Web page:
Hurricane Preparation Can Save Your Older Loved One’s Life

Over the years, I’ve written several times about hyperthermia, warning caregivers what to lookout for, and how to keep an older loved one safe from the extremes of hot weather. Preparation is very much a part of keeping one safe in extremely hot weather. And so too, it is with hurricanes.

It is important to remember that older adults can be more at risk both during and after a hurricane event occurs. If flooding occurs in their community, it may take a few days to reach them. Their electricity may have been out since the hurricane hit their area, with their home becoming hotter by the hour. A tree may have fallen on their house, and/or on them. These are just a few reasons why they should not be left alone to “hope for the best,” or “ride out the storm.”

None of us needs statistics to know we are seeing more extreme weather between June 1 – November 30, which is hurricane season in the Atlantic. (The Eastern Pacific season is May 15 – November 30). Still, The National Oceanic and Atmospheric Administration reports there were fourteen Atlantic hurricanes in 2020, seven of which were “major,” (defined as a category three or higher). This compares to nine hurricanes in 2001, only four of which were “major.”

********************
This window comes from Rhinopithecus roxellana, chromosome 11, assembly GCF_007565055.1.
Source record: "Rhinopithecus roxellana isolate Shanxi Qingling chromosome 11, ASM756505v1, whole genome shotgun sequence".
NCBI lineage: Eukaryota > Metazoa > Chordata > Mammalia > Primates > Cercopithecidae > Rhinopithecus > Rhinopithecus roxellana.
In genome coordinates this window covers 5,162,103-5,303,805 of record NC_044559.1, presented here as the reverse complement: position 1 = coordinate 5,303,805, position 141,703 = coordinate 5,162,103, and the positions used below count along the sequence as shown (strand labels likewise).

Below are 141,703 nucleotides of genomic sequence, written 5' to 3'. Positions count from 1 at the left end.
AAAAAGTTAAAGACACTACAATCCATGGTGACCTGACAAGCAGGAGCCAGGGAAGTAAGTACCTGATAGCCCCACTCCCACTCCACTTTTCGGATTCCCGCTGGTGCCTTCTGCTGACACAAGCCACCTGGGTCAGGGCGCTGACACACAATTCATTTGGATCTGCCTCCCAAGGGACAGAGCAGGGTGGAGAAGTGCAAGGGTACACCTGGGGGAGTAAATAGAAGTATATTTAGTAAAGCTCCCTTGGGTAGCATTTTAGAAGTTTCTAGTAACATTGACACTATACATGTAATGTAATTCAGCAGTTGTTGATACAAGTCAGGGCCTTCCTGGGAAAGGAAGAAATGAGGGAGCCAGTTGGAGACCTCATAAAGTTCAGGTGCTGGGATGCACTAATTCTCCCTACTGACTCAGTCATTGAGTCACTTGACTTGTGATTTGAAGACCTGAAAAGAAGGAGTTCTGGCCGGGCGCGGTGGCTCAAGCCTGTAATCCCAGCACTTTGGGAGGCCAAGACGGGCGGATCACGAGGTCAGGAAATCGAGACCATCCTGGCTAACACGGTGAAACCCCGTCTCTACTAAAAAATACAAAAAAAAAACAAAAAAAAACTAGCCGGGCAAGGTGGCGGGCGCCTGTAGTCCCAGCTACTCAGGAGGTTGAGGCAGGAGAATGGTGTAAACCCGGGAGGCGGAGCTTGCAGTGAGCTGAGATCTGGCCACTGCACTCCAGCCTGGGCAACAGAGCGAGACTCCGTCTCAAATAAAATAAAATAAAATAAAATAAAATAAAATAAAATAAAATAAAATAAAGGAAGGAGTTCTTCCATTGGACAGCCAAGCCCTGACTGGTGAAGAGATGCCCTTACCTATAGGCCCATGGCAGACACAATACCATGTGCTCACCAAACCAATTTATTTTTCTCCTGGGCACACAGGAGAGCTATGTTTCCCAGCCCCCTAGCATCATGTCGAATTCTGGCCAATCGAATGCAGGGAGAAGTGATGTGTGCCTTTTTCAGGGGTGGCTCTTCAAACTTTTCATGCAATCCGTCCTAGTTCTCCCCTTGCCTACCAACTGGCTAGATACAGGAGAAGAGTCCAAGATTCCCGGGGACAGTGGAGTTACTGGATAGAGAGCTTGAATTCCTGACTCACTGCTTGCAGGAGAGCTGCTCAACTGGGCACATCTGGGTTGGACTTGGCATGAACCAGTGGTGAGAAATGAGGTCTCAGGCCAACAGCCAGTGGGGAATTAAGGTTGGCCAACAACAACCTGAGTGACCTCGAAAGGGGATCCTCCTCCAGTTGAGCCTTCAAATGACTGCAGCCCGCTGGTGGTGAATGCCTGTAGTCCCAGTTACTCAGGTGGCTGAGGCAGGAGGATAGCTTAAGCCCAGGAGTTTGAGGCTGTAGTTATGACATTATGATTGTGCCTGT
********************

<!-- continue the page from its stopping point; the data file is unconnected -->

With this reality, how can we be prepared?

Hurricane risks can be reduced by having a plan in place. There is no shortage of information and guidance on how to prepare for such an event. Many national organizations have webpages devoted to planning for a hurricane. Two of them are:




These sites are full of useful guides and lists. The important thing is to prepare a plan for your family, including your older loved ones who live with you, or do not live with you. You will be glad you did.

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